I would like to think I’m somewhat settled in my new surroundings and I wanted to share with you 4 things I’ve learnt since moving to a new city.
Change is scary and that’s ok.
I think the first month was filled with excitement along with anxiety and did I make the right decision to drop my life in England for Canada? But after being forced to experience change I can safely say that I’ve come out the other side and I’m ok. Sure at first I found it hard to adjust, as our brains are wired to do the same thing over and over again so breaking that pattern can really throw the spammers out of the work – especially as everything is brand new – but it really pushed me out of my comfort zone.
As a result of that, it really helped me find out more about me – I know, mega corny – but I got to understand what I can and cannot handle. It helped/s me grow as a person. Appreciate the life I had back at home. Made me a lot more optimistic about life, in the sense of you can really do anything you set your mind too.
Whilst it was uncomfortable, I highly recommend moving to a new city.
Your time management improves…ish
I’ve gone from GMT to PST so I’m 7/8 hours behind the UK, so that can make trying to keep in touch with friends and family awkward – but it’s very much doable. So if I want to call people, I can either do so on my lunch break during the week or early mornings on the weekends. Both parties (including myself) have to appreciate that everyone does have their own lives and can’t always hop on a call at a moments notice. But then when you do get to catch up, it’s honestly so lovely to catch up – just super sad when the call has to end! Thank god for skype, how did anyone one do this prior to technology back in the day?
There will be days where I don’t wake up in time and agreed to meet up on a call at 3pm, but luckily I’m surrounded by very forgiving people.
Luckily social media is my back up if I wanna see what is happening back at home and vice versa. It does help in keeping in touch with what others are doing especially if our schedules conflict.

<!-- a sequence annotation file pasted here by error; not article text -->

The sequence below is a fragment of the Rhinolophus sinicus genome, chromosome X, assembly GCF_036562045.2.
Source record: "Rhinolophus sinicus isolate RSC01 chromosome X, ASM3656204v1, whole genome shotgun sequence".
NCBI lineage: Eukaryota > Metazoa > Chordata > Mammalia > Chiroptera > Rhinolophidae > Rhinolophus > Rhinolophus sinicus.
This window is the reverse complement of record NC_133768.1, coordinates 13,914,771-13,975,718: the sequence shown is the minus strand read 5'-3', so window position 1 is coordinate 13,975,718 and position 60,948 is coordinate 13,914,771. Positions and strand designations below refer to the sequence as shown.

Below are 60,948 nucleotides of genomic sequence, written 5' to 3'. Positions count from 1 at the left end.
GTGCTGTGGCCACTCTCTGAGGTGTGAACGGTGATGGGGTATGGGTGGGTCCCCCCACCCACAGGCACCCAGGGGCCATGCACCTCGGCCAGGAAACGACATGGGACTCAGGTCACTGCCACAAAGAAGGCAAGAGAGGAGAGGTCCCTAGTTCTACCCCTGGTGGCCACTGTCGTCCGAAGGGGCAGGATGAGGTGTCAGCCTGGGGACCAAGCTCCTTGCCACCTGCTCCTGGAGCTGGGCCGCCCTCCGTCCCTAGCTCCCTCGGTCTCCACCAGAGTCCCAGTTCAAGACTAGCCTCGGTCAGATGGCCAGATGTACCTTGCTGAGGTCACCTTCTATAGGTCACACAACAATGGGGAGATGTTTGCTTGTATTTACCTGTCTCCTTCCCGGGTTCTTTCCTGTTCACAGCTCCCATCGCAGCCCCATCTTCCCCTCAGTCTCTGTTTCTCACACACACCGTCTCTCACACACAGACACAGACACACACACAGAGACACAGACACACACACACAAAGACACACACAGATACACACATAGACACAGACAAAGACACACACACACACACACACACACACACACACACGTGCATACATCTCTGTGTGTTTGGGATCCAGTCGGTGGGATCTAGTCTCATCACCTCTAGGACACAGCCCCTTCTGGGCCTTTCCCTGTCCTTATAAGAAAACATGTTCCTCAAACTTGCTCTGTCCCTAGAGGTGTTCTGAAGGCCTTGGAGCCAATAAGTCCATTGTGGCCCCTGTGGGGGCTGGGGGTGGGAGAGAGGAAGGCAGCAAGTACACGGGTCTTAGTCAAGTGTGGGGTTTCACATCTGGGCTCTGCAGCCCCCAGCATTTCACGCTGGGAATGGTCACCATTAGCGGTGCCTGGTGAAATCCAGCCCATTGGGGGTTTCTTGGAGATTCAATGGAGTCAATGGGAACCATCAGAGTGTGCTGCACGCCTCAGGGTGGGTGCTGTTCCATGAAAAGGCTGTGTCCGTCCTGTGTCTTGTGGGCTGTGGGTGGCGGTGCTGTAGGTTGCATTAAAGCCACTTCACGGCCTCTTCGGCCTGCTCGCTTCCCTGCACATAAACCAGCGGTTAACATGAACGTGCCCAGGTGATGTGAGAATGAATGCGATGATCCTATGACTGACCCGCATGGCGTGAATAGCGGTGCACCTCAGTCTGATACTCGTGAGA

Making new friends is hard
I’m nearly in my 30’s and giving that I have social anxiety, this doesn’t make this task the easiest! At this age you already have a lot of your core friendship groups, so looking for other new friends is something I’ve had to re-familarise ourselves with. Especially as it’s normally Danny & I going out together, something it’s hard for us to be like “hey, wanna be friends,” without accidentally looking like a couple of swingers.
I’ve yet to join a club (mainly as I can’t make up my mind or nothing really tickles my fancy) as that seems like the easiest & most logical way to meet people, so perhaps if and when I decided maybe I can make a friend or two.
If I’m honest, it’s hard work (not saying that I mind it) trying to make sure I keep in contact with my UK friends and family. And as a good friend told me the other day, it’s not the end of the world as I’m already surrounded by important people. So you too should not feel bad for not setting up a whole other friendship group.
However saying this…going to a sports bar is a sure way to make friends – as we did, even thought they were only visiting here on holiday!
I’ve learnt how to live with very little
Before the move, I was a tiny bit of a hoarder. I remember the ordeal or downsizing our one-bed apartment (yes I say apartment and not flat now :P) was a nightmare. Took over 3 months to do! But coming to Canada with one medium suitcase, one cabin suitcase and a backpack meant I came over with the barely anything. When we first moved into our apartment, I was on a work retreat so Danny had to start building the foundation for our place. We first had an air bed. With towels, bedding and toilet roll. Then got a chair. Internet. Then eventually we finally got all the essentials for our kitchen so we didn’t need to take out every night (although it was glorious) and then we got a proper bed, sofa and a TV – it took a month and a bit to finally get all the pieces of things we need to live comfortably.
Even still when I look around the apartment, we ‘could have’ more things, but we don’t particularly need anything else. Take for example my tv stand, it currently sits on the cardboard box it came in. Could I buy a one? Probably? Do I need one? Well until the box breaks then I can look into other alternatives, but until then … if it ain’t broke, don’t fix it.
Now when I purchase things, I really think about Do I have one of these already? Is this essential? Which is great for my bank balance as I can invest in other things, like foodora 😏
So those are some of the things that I’ve learnt since moving to a new city. If you’ve done the same in the past, tell me what things did you learn since moving to somewhere completely new? Let me know in the comments below 🙂